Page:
English 521:
Composition Theory and Pedagogy

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by Shirlee Dufort

Failing to mention either the most rewarding or the most distressing aspects of learning to write would be to tell an incomplete story. I have an intimate yet erratic relationship with writing. I am a most ambivalent lover. Stopping to glance at my watch, my fingers still poised above the keyboard, I have smiled, amazed to find that I have been in a state of bliss in which hours have passed without my noticing. I have also flushed and sweated as I stared at my computer screen, reading my own text over and over again, vainly trying to anticipate the criticism I correctly supposed would come.

I love, adore, am devoted to, am crazy about writing. The limitations of words are nowhere more apparent that when I try to describe my pleasure, joy, delight, satisfaction at using, playing with, relishing, wielding them.

I know about writing; well, the truth is that I sometimes know how to write. How it is that I know how to write is something I don’t know a lot about. I am a creative writer and a formal essayist. I am humorous and deadly serious, courageous and terrified. I write fiction and essay, poetry and prose. That makes me the teller of lies and truths and, perhaps occasionally, a bit of Truth. But I am fragile, so fragile.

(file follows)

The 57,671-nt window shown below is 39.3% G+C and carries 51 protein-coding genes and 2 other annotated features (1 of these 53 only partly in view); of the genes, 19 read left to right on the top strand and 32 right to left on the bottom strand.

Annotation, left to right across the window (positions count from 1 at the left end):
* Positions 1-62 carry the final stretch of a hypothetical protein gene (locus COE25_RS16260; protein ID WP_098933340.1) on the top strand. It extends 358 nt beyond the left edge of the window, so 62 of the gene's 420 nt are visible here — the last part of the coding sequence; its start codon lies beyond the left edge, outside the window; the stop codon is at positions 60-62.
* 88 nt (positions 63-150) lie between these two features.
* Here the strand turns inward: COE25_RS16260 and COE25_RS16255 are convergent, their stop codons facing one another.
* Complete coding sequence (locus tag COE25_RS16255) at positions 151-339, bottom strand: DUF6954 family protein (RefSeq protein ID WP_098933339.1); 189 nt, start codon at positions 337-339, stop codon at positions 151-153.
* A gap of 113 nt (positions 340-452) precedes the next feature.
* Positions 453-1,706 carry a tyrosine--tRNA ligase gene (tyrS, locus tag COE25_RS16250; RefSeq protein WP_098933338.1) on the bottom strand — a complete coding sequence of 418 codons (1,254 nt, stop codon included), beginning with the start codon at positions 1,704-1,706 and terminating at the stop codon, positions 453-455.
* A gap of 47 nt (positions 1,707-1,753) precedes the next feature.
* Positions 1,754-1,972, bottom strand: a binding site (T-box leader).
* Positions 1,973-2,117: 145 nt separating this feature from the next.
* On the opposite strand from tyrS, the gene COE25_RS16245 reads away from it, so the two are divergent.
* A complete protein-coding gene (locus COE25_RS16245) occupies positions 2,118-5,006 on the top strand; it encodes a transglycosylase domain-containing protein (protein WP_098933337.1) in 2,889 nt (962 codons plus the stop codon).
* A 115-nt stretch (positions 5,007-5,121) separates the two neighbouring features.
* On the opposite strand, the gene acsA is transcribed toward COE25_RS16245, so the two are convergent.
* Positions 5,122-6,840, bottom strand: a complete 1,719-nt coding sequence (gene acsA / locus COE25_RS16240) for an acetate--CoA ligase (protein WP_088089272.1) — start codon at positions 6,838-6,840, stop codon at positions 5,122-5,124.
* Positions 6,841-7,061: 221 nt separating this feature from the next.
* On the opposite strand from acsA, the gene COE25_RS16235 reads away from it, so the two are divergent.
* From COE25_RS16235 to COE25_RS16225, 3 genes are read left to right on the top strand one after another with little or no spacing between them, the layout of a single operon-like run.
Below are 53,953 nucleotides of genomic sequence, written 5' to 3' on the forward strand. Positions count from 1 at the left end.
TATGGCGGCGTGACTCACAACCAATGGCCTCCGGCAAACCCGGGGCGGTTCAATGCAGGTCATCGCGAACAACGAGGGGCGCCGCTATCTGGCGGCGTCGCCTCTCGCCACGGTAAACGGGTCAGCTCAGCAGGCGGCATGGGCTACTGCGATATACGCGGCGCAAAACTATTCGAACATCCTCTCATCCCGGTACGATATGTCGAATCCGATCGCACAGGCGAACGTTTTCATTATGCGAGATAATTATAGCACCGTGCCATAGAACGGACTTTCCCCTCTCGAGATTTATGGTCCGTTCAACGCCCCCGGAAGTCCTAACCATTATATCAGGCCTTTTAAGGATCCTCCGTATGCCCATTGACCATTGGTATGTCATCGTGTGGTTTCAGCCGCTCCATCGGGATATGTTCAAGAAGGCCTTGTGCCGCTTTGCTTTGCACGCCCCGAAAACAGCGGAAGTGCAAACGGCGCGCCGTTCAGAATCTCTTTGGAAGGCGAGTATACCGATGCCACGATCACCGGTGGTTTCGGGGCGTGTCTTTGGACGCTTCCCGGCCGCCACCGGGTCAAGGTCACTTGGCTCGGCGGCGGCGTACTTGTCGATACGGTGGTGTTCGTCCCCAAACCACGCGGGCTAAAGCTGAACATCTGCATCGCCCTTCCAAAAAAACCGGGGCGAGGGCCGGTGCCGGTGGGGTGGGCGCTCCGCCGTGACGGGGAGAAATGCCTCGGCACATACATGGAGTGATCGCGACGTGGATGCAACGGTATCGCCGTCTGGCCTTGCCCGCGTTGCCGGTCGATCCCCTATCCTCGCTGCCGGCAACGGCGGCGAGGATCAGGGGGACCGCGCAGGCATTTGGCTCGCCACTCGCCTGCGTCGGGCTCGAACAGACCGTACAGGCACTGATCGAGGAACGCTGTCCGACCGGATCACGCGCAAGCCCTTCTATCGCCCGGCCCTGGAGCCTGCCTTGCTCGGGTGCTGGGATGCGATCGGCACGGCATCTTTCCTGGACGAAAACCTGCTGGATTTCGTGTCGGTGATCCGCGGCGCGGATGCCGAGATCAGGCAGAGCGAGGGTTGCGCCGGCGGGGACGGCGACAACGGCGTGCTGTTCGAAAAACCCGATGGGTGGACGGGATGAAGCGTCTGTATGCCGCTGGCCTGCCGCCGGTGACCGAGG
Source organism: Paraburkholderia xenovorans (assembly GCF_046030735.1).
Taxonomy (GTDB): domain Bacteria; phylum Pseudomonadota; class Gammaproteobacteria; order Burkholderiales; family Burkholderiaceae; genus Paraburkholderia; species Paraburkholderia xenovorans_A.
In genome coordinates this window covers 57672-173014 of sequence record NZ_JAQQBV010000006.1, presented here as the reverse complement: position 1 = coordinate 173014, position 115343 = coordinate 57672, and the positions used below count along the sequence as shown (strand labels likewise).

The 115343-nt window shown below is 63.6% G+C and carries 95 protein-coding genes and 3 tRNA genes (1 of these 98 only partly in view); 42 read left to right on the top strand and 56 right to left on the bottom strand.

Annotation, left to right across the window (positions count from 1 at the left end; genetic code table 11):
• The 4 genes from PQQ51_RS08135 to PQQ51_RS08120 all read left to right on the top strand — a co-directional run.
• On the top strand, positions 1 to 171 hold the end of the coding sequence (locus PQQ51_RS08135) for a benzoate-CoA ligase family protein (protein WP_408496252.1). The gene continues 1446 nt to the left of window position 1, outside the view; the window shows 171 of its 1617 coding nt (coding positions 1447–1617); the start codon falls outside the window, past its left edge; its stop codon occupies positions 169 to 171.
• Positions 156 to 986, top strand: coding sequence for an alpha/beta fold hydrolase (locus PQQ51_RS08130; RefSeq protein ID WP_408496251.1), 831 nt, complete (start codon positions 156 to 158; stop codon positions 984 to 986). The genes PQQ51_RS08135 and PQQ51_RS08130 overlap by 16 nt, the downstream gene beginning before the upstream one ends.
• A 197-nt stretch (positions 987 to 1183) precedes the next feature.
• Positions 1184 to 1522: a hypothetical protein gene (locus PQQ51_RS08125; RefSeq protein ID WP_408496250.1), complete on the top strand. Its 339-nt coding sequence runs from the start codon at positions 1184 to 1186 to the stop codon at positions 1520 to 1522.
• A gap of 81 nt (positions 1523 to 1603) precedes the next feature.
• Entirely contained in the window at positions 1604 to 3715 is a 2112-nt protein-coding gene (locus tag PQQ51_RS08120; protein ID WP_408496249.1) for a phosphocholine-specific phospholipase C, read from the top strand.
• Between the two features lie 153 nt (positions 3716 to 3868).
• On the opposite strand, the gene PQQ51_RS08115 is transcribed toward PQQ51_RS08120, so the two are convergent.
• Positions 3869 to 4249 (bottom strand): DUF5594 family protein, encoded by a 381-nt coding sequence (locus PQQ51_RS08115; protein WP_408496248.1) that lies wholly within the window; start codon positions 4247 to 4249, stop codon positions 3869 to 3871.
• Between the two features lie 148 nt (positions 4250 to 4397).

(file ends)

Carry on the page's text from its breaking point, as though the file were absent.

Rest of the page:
I can write when approval is heaped on me, layered like blankets; give me flannel, cotton, polyester blends, wool and down. Regardless of their weight or numbers, they never smother me or weigh me down. In truth, they barely keep out the drafts. I am grateful to be able to report that I have been wrapped tightly in such comforters as:

“Good point . . . very impressive work . . . excellent . . . outstanding job.”

“Very good essay, with clarity and insight.”

“A strong paper, certainly no surprise.”

“Your responses are extremely convincing.”

“You are the real thing.”

“You make great use of critical texts.”

“You are one of the best prose writers in this class.”

“An outstanding essay. I enjoyed reading it immensely.”

“This paper was as superb as I knew it would be.”

“It is a great joy to read your essays and diaries, Shirlee; you write insightfully and gracefully.”

“This if one of the best papers I’ve gotten in years. I shared it with a colleague of mine.”

“You are one of the smartest students I’ve ever taught.”

Actually, the last quote doesn’t quite fit here, but it remains one of my favorites and I slip it in at every opportunity.